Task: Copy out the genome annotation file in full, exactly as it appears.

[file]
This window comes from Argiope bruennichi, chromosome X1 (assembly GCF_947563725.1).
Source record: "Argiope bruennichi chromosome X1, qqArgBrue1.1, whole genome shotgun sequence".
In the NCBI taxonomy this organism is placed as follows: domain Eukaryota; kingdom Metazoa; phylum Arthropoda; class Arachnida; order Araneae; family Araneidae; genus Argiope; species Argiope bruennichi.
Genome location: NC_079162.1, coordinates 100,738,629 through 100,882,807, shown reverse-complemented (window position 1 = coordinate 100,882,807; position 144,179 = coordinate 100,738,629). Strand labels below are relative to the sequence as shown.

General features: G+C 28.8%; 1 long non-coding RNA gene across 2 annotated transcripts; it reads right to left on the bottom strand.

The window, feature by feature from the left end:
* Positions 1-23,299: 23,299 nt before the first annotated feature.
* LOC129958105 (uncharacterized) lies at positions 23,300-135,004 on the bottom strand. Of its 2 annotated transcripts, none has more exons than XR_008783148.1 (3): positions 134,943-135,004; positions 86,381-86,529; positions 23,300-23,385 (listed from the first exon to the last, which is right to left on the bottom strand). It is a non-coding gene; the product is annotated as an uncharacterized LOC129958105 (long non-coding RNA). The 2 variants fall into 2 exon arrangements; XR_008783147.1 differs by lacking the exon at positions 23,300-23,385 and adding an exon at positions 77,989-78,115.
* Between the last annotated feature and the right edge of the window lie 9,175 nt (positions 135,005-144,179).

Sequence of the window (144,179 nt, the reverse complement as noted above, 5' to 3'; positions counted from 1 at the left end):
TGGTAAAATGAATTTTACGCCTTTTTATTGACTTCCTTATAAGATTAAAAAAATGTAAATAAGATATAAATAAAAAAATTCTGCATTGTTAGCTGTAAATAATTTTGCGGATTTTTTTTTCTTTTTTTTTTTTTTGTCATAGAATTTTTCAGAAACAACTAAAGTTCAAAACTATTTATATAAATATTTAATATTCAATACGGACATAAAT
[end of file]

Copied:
This window comes from Argiope bruennichi, chromosome X1 (assembly GCF_947563725.1).
Source record: "Argiope bruennichi chromosome X1, qqArgBrue1.1, whole genome shotgun sequence".
In the NCBI taxonomy this organism is placed as follows: domain Eukaryota; kingdom Metazoa; phylum Arthropoda; class Arachnida; order Araneae; family Araneidae; genus Argiope; species Argiope bruennichi.
Genome location: NC_079162.1, coordinates 100,738,629 through 100,882,807, shown reverse-complemented (window position 1 = coordinate 100,882,807; position 144,179 = coordinate 100,738,629). Strand labels below are relative to the sequence as shown.

General features: G+C 28.8%; 1 long non-coding RNA gene across 2 annotated transcripts; it reads right to left on the bottom strand.

The window, feature by feature from the left end:
* Positions 1-23,299: 23,299 nt before the first annotated feature.
* LOC129958105 (uncharacterized) lies at positions 23,300-135,004 on the bottom strand. Of its 2 annotated transcripts, none has more exons than XR_008783148.1 (3): positions 134,943-135,004; positions 86,381-86,529; positions 23,300-23,385 (listed from the first exon to the last, which is right to left on the bottom strand). It is a non-coding gene; the product is annotated as an uncharacterized LOC129958105 (long non-coding RNA). The 2 variants fall into 2 exon arrangements; XR_008783147.1 differs by lacking the exon at positions 23,300-23,385 and adding an exon at positions 77,989-78,115.
* Between the last annotated feature and the right edge of the window lie 9,175 nt (positions 135,005-144,179).

Sequence of the window (144,179 nt, the reverse complement as noted above, 5' to 3'; positions counted from 1 at the left end):
TGGTAAAATGAATTTTACGCCTTTTTATTGACTTCCTTATAAGATTAAAAAAATGTAAATAAGATATAAATAAAAAAATTCTGCATTGTTAGCTGTAAATAATTTTGCGGATTTTTTTTTCTTTTTTTTTTTTTTGTCATAGAATTTTTCAGAAACAACTAAAGTTCAAAACTATTTATATAAATATTTAATATTCAATACGGACATAAAT